In the event of this stalemate, Israel proposed 91 percent West Bank and 1 percent land to be swapped from the pre-1967 Israel during the Camp David Summit in 2000. During the same time, Clinton’s ‘parameters’ included land swaps – 94-96 percent West Bank, and 1-3 percent land swap, as previous artificial deadlines didn’t solve the deadlock. In order to protect its settler population with due neglect to Palestinian demands, during Taba talks in 2001, Israel offered two options: 1) 95 percent West Bank, 2) 94 percent West Bank and 2 percent West Bank leased by Israel. But, Israel’s willingness and Palestinians’ demand didn’t match.

In the later round of negotiations, whether it is the Quartet (or the Roadmap For Peace) formed in 2003, Geneva Accords, Annapolis Conference in 2007 (Israel offered 5.8 percent land of pre-1967 Israel), the Arab Peace Initiative in 2002, the renewal of talks under former US Senator George Mitchell’s between 2009-2011, or John Kerry’s efforts in 2013, the two-state solution out rightly inherited the principle of land swap. In fact, it is Israeli banality that it is hindering peace by not ceding proportionate land to Palestinians and by manufacturing facts on the ground. Israel is selling a claim that it is Palestinian leadership who is unwilling to accept these offers. However, significant and proportionate land under Israeli occupation is needed should there be a two-state solution. The international community should act in accordance with the Palestinian demand for such a land equal in quality and value.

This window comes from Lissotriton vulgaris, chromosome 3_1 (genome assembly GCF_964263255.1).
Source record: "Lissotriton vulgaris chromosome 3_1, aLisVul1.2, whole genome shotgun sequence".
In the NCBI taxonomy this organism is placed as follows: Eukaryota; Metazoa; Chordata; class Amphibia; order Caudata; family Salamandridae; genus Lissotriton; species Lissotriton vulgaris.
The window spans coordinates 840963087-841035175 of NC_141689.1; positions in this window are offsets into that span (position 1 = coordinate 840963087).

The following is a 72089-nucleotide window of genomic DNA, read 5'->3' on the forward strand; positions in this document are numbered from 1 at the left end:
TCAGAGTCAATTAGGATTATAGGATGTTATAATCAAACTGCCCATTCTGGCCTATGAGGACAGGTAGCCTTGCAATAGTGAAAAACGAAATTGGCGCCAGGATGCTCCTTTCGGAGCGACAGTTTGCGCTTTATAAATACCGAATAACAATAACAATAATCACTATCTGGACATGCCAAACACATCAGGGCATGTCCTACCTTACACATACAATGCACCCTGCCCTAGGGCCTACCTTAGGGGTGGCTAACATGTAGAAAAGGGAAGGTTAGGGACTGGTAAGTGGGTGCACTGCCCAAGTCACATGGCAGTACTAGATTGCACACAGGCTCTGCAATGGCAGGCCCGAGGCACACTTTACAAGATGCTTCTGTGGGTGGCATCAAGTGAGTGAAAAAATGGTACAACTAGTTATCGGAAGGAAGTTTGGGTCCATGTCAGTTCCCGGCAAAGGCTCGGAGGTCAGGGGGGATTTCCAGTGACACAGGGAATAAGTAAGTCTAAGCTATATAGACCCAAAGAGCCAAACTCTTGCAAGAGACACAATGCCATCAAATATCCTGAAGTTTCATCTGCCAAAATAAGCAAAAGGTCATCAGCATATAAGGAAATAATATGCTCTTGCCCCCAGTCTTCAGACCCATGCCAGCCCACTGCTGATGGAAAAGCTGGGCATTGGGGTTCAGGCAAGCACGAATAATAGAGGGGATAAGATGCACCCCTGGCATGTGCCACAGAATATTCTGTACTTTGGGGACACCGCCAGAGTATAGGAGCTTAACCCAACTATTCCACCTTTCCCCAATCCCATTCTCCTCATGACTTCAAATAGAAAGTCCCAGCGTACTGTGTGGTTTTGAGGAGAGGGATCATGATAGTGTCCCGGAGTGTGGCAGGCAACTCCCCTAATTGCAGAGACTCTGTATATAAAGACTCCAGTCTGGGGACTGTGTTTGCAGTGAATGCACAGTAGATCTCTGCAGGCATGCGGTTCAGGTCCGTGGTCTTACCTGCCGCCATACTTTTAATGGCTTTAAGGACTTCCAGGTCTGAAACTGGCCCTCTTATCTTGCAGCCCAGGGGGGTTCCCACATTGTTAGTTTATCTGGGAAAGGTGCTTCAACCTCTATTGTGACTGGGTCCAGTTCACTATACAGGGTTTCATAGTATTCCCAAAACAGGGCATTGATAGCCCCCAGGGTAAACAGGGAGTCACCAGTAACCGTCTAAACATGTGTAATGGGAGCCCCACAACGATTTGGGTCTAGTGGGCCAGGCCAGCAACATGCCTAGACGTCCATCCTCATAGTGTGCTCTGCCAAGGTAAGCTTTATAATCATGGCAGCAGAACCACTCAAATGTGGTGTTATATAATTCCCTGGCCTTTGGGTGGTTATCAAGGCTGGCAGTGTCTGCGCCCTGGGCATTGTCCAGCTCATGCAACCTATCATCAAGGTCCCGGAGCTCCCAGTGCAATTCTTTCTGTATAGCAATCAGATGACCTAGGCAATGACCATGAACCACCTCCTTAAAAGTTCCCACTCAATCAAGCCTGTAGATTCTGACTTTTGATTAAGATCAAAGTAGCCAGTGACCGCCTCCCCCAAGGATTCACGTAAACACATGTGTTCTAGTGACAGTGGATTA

From 1948 to 2012, Israel received 1,223,723 Russian Jews from the former Soviet Republics and Russia. Therefore, the claim that settler rehabilitation is impossible is false. Instead, Israel can accept the certain magnitude of Palestinian refugees too, as well on the swapped territories with financial aid. The principle of land swaps, thus, would make state administration and institutions from both sides to engage in security and development cooperation, border management, intelligence sharing, and state building. It will significantly contain hostilities by accepting refugees and settlers. This would need, in addition to a two-state solution based on ‘June-1967 lines and land swaps,’ heightened international support for this two-state option and its mobilization among Arab states, Iran, and the world community that has backed the UNSC resolutions for the recognition of Palestine.